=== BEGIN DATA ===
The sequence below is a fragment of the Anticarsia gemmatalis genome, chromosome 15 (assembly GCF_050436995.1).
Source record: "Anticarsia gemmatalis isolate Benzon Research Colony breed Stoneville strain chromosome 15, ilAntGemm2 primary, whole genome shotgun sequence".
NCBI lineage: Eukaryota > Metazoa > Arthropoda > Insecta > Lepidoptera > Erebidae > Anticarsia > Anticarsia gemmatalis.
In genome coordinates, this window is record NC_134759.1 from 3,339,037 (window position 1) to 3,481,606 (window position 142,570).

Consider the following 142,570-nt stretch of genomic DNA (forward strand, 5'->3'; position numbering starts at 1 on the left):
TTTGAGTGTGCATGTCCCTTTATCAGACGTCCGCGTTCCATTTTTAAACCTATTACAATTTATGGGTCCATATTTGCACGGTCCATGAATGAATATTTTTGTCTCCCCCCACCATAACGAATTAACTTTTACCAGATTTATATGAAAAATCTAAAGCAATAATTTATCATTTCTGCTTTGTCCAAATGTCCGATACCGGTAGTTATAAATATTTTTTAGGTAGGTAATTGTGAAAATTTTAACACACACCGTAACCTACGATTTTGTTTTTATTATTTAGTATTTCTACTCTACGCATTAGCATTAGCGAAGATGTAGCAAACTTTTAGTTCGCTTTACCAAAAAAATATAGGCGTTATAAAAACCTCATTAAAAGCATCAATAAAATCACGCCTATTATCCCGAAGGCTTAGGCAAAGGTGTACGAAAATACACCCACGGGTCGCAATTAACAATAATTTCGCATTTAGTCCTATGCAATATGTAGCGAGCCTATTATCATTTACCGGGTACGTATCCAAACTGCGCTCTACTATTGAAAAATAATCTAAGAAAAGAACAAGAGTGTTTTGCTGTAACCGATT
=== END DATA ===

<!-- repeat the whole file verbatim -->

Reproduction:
The sequence below is a fragment of the Anticarsia gemmatalis genome, chromosome 15 (assembly GCF_050436995.1).
Source record: "Anticarsia gemmatalis isolate Benzon Research Colony breed Stoneville strain chromosome 15, ilAntGemm2 primary, whole genome shotgun sequence".
NCBI lineage: Eukaryota > Metazoa > Arthropoda > Insecta > Lepidoptera > Erebidae > Anticarsia > Anticarsia gemmatalis.
In genome coordinates, this window is record NC_134759.1 from 3,339,037 (window position 1) to 3,481,606 (window position 142,570).

Consider the following 142,570-nt stretch of genomic DNA (forward strand, 5'->3'; position numbering starts at 1 on the left):
TTTGAGTGTGCATGTCCCTTTATCAGACGTCCGCGTTCCATTTTTAAACCTATTACAATTTATGGGTCCATATTTGCACGGTCCATGAATGAATATTTTTGTCTCCCCCCACCATAACGAATTAACTTTTACCAGATTTATATGAAAAATCTAAAGCAATAATTTATCATTTCTGCTTTGTCCAAATGTCCGATACCGGTAGTTATAAATATTTTTTAGGTAGGTAATTGTGAAAATTTTAACACACACCGTAACCTACGATTTTGTTTTTATTATTTAGTATTTCTACTCTACGCATTAGCATTAGCGAAGATGTAGCAAACTTTTAGTTCGCTTTACCAAAAAAATATAGGCGTTATAAAAACCTCATTAAAAGCATCAATAAAATCACGCCTATTATCCCGAAGGCTTAGGCAAAGGTGTACGAAAATACACCCACGGGTCGCAATTAACAATAATTTCGCATTTAGTCCTATGCAATATGTAGCGAGCCTATTATCATTTACCGGGTACGTATCCAAACTGCGCTCTACTATTGAAAAATAATCTAAGAAAAGAACAAGAGTGTTTTGCTGTAACCGATT